In case you missed my last post we are going on a toxic positivity detox! We have all been telling each other beautiful lies and it is time to pull back the curtain and get real!
This topic is super important to me because in the coaching world there is a LOT of toxic positivity. I’ve had a coach tell me it’s all “mindset” or “I’ll get back whatever I am willing to invest” and while they may believe these statements they are wildly misleading. As someone who does believe that we can live in an abundant world I also understand that there is so much more to these cliches and everyone’s journey to success looks different. When we invest in ourselves we always get something back but it may not be financial and it may not look the same for us as it does for others. It’s a lot less sexy to say – but it’s true.
As a coach I truly believe in the power of a positive mindset but I understand that it’s not the only ingredient to my clients success. Hard work, strategy, good timing, trial and error – they all play into our success. Doing something you love everyday makes the hard work feel easy but it’s still effort and energy you put into your growth.
Our friend toxic positivity tells us that my statement above is pessimistic and #workhardplayhard always prevails so let’s dig into it.
Toxic Positivity Defined
Toxic positivity is the overgeneralization that EVERYTHING and every experience must be viewed through a positive lens. When we participate in toxic positivity we mean well but usually we end up doing more damage than helping.
This is because toxic positivity revokes authentic feelings. When we say things like “look at the brightside” we are asking people to not feel their negative emotions for the sake of our comfort – because we want to HELP! We put our need to feel like we have “fixed” people over their need to process their emotions. It is not fair!
Think about it – when you complain to a friend and they tell you something like “everything happens for a reason” do you honestly feel any better? I don’t!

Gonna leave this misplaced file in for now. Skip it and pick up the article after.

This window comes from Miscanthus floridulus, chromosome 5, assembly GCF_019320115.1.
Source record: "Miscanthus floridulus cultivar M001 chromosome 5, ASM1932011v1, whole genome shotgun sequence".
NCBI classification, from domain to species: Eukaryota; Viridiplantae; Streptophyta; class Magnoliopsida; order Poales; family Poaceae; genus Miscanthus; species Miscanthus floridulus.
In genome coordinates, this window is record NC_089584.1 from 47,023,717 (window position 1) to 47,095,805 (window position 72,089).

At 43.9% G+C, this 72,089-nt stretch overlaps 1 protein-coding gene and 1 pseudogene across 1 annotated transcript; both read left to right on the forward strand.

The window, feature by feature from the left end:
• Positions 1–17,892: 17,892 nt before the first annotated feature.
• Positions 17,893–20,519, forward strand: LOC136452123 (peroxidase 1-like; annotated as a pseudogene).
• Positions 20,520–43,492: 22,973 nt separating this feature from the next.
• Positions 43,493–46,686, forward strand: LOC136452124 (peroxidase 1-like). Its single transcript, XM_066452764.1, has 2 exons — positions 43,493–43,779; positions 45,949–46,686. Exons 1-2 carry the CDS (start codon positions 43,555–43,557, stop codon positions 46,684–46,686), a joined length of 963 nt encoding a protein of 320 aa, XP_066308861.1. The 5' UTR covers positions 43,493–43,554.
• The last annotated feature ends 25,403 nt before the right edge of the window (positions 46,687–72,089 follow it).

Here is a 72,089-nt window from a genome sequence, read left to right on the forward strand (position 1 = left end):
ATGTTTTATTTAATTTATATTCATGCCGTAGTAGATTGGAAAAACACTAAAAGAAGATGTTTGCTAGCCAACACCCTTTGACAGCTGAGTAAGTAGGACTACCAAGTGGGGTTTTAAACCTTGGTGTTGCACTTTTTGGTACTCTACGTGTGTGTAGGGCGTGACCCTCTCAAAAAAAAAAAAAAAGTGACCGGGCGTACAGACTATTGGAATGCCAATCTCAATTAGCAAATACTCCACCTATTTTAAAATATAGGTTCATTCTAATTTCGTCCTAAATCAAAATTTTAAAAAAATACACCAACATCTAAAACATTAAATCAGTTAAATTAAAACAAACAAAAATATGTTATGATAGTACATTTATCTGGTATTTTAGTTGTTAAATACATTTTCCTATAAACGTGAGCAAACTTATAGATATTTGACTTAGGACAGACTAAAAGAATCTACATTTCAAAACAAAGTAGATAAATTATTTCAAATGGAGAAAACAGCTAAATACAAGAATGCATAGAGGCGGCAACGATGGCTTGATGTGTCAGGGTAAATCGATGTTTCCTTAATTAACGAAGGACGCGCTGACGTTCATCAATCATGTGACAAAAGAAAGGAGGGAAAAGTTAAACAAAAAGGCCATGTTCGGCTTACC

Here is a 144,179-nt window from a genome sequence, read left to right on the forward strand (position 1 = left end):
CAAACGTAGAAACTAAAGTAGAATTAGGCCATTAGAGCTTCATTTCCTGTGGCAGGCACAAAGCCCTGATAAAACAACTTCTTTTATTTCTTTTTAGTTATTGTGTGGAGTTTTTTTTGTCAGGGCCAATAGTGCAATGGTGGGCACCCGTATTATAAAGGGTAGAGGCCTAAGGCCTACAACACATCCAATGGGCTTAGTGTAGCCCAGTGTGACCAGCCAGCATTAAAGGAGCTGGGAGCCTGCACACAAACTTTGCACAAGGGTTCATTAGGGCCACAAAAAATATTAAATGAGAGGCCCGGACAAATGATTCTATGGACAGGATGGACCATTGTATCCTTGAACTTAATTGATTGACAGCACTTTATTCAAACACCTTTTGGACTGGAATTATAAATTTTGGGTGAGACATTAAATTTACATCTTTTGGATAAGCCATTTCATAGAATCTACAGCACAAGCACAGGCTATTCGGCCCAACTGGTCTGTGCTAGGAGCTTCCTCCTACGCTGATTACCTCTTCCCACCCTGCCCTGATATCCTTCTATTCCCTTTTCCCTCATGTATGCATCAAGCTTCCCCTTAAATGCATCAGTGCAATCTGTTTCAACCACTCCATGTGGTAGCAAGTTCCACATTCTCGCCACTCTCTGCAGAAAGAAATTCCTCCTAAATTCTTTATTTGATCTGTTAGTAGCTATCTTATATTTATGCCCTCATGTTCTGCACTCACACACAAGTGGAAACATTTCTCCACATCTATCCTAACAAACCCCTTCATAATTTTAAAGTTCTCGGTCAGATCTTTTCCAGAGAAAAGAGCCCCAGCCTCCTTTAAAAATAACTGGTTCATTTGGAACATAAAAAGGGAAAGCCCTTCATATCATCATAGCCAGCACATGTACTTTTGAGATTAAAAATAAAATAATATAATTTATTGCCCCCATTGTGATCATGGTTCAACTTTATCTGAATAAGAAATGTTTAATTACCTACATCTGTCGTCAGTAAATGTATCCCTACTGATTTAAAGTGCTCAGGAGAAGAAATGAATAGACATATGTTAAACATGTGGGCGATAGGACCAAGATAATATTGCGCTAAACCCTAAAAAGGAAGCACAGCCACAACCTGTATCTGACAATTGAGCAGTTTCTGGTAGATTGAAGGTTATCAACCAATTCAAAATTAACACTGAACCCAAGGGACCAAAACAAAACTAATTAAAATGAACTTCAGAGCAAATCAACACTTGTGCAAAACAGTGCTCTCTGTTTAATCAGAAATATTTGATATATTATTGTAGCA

To detox from this we need to work on responding authentically, asking about how our statements make people feel, actively listening or setting boundaries around when we can take on emotional labor from others.
It’s Ok to Say “No” or “Not Right Now”
I used to be REALLY bad at saying no. This is not an admirable trait because it causes burnout, makes people bitter and usually made me into a shitty friend. Instead of saying no to people I would agree to help and lack the ability to pay attention or run out of energy to take care of myself. It was toxic, it’s not a good idea and it’s why we always need to put ourselves first.
We also need to be ok with setting boundaries. It is ok to not have the energy to actively listen to someone. To handle this appropriately we just need to be honest. You are always welcome to say something like “I’m really sorry this is happening to you. Right now I am unable to engage in this conversation but I want you to know that I support you.” We can offer resources to them such as online counseling or coaching, other friends that may be available or a better time to chat with them. We can have boundaries and still be actively engaged in our friendships. We cannot pretend to listen, through some cliches at people and then let ourselves feel like we “fixed” the problem (because we all love that sweet dopamine hit of being the saviour)!
Happy to Help
If we are in the space to listen to and comfort our friends we need to do exactly that. LISTEN and COMFORT.
Some people love hearing anecdotes of times when the same thing happened to you, others just need to vent and others might just want to sit in silence together and process silently but with your company. None of these are wrong – but unless you are a Jedi you might struggle to read their mind.
Normalize asking people what kind of support they would like or need. It is ok to ask and if they don’t know or are too worked up to decide try active listening and see where the conversation goes.
A quick lesson on active listening! Active listening is a way to show that you are engaged, focused and willing to support the person talking to you. You can practice active listening by repeating back to people what they say, nodding, asking questions that engage the speaker in the conversation, withholding judgement and clarifying.
This does NOT mean you need to overthink the conversation or not talk about yourself at all. Instead it is a reminder to think of the best way to support your friends instead of spewing cliches at them. It’s a reminder to have a REAL conversation where you listen instead of lecturing your friend.
Ready to embark on this detox with me? Hold me accountable and if you ask I’ll hold you accountable to it too!